When you start to think in this way, you become much more curious and critical. You begin to take personal responsibility for separating the strawberries from the smegma—for deciding which ideas are worthwhile and which are malignant. Presuming you see value in this undertaking, let me suggest to you (in cute, easily processable listicle-blurbs) that the following six ideas—ideas prevalent in (though not exclusive to) the West—are at best unsound and at worst, utterly destructive.

Idea #1: Uncertainty can and should be eliminated from existence.

“Only mystery allows us to live, only mystery.”

— Federico García Lorca

From our earliest years of schooling, there is a rhetoric of certainty wafting in the air, a notion of control over knowledge and over events. Year after year, the system has already determined what’s best for us: first grade to second grade to third grade, et al. Life has an order, an obvious trajectory. Schools, experts, and scientists seem, conveniently, to have “the facts”—everything we need to know about the universe and everything we need to know to “succeed” (slippery linguistic sign, that one).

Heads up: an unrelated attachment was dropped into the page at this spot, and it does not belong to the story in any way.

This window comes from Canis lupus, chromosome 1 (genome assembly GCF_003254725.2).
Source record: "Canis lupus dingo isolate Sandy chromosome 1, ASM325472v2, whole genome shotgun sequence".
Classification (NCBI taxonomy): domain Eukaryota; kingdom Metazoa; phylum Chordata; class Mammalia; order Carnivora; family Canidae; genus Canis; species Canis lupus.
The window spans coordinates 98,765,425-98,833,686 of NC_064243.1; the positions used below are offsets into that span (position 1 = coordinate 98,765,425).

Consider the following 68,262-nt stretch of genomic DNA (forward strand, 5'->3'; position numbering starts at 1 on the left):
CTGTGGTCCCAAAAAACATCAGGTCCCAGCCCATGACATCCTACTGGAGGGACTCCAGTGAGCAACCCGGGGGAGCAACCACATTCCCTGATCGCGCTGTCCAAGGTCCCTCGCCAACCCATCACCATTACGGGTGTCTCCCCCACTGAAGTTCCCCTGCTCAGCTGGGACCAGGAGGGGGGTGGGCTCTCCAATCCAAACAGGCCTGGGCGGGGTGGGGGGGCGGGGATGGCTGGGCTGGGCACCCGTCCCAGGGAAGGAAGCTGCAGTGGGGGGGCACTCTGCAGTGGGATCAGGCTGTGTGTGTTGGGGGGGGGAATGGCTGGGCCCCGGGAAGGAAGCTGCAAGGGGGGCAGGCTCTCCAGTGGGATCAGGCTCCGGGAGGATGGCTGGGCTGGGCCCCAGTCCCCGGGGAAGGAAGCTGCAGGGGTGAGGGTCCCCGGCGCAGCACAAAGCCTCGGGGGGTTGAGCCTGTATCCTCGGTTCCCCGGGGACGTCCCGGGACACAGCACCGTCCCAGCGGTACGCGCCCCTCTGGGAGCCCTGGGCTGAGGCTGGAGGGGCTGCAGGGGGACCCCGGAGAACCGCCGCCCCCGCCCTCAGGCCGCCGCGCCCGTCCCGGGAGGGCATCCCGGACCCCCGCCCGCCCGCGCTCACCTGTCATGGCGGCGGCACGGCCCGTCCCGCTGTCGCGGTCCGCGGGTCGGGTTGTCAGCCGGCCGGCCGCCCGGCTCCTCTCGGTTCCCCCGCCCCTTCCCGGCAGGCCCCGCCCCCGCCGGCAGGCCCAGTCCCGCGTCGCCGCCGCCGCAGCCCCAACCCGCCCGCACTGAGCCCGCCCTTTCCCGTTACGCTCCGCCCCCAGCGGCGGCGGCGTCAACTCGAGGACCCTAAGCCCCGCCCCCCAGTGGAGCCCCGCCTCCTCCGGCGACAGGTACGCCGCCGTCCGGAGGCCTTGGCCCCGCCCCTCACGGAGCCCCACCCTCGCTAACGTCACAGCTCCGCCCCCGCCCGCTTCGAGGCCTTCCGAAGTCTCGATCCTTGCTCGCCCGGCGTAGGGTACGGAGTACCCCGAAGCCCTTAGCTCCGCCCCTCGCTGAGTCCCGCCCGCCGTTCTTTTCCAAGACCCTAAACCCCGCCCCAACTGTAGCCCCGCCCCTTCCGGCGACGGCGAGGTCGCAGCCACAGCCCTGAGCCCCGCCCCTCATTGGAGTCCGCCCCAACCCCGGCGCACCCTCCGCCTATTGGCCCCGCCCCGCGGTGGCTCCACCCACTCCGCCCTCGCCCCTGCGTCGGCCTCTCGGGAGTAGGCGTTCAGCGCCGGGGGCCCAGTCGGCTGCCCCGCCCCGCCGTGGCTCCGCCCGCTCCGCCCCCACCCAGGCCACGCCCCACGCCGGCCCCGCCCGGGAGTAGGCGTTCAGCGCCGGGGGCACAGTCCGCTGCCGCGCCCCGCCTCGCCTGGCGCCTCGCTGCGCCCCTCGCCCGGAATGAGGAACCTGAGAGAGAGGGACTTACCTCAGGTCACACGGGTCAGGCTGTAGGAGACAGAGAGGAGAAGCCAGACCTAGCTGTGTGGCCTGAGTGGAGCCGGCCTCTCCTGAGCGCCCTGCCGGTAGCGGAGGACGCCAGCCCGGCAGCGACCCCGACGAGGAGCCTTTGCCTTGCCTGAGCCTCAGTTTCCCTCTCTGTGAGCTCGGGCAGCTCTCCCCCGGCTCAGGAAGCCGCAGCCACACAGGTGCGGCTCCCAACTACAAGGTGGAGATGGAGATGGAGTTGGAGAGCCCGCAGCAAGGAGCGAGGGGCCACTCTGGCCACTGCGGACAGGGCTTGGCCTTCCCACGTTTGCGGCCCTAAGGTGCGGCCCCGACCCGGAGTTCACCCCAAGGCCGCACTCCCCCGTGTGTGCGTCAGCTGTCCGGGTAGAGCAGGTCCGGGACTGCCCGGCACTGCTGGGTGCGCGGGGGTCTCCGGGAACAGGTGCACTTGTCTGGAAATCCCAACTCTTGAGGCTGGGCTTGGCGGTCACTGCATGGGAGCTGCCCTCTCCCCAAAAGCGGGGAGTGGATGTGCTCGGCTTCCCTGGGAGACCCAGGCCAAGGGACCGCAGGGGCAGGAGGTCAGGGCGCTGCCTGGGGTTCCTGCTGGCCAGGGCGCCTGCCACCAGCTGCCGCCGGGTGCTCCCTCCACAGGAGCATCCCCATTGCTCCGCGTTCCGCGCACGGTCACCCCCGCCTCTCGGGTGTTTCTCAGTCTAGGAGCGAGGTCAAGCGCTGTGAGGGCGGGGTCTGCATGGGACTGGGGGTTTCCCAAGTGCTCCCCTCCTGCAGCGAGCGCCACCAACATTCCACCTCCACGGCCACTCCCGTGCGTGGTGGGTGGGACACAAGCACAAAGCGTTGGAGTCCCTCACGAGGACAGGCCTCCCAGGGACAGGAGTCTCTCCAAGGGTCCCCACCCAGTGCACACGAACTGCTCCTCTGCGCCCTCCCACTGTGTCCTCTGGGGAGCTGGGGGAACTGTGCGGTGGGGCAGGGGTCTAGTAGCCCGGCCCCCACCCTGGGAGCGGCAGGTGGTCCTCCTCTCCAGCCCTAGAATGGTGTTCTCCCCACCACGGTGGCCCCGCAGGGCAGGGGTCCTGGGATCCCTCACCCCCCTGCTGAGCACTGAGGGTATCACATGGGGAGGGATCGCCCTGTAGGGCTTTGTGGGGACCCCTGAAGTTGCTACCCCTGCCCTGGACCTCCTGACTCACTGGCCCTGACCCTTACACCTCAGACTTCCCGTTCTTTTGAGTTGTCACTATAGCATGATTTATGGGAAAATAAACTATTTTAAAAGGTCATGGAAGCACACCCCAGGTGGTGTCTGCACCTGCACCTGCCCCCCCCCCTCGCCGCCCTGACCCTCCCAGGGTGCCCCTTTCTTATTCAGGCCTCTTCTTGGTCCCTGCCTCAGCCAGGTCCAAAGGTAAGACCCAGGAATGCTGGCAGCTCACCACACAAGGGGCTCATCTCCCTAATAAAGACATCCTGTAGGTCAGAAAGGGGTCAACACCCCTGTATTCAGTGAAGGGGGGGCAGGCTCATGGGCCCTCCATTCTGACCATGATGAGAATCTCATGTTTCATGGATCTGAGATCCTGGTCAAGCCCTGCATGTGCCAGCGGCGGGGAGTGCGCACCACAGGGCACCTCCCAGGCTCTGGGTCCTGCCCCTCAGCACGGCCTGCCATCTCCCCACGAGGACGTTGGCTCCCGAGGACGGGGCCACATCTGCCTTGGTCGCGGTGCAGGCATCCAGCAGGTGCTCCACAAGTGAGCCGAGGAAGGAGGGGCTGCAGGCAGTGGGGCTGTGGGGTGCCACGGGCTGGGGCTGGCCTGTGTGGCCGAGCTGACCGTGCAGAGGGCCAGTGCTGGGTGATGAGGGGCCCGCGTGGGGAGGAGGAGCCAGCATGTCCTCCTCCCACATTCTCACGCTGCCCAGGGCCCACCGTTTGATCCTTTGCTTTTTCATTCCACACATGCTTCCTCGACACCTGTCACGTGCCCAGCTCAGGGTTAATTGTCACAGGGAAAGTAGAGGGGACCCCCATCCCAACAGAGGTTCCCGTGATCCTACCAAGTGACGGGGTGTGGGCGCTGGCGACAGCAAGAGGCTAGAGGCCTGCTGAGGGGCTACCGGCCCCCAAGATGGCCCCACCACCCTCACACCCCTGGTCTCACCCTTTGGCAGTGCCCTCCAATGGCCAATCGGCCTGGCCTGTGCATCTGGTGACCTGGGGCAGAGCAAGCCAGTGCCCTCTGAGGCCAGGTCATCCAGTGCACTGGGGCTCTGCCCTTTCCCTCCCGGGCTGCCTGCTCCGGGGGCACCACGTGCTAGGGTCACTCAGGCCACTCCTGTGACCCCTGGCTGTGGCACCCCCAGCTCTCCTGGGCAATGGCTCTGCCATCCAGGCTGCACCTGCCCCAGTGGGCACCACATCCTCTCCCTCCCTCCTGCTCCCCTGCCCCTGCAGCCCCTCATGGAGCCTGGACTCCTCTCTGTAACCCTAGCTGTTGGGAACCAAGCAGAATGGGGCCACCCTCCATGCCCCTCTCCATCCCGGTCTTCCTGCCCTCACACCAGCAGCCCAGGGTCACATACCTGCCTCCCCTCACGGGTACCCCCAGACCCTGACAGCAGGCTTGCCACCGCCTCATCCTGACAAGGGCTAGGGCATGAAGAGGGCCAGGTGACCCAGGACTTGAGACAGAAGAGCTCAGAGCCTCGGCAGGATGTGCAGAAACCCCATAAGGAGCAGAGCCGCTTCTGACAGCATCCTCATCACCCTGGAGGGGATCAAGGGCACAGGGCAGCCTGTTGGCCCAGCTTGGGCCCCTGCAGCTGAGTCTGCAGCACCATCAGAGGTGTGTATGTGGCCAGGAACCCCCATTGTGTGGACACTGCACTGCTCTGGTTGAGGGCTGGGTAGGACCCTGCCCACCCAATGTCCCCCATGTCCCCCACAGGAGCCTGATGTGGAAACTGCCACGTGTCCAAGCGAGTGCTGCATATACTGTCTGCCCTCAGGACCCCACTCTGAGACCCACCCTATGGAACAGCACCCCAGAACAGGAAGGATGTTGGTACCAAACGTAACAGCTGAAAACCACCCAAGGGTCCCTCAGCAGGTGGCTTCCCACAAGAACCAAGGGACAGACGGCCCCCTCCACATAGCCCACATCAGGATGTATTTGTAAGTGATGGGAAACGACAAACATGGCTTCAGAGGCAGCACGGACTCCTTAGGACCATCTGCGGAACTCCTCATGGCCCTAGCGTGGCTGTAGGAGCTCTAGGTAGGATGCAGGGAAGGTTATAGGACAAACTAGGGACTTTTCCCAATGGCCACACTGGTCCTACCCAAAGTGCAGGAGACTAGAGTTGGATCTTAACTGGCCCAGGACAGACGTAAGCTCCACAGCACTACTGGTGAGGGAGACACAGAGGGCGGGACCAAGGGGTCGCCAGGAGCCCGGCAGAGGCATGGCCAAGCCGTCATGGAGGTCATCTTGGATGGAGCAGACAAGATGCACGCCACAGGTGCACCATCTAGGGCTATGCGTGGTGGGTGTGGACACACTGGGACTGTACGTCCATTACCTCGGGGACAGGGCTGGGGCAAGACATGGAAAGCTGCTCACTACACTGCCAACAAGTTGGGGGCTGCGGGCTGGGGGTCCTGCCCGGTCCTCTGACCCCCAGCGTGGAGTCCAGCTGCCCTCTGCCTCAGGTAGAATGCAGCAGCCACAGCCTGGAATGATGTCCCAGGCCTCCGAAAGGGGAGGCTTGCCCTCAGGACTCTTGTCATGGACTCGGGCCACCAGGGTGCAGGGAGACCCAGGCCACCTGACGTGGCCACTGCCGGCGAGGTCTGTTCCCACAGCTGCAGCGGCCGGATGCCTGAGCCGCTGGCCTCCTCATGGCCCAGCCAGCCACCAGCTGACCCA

By the time we’re 15 or 16, we’re well-aware of a traditional life-path narrative in which people go to college, find a nice job, work their way up in the world, get married, have kids, buy a house, settle down, retire, die. At the same time, we’re beginning to be bombarded with terms like “career path,” “next step,” “plan your future,” etc. etc., all of which serve to further cement in us the notion that it is desirable and possible to “figure out” our lives, to schedule them down to the smallest detail, to eliminate uncertainty.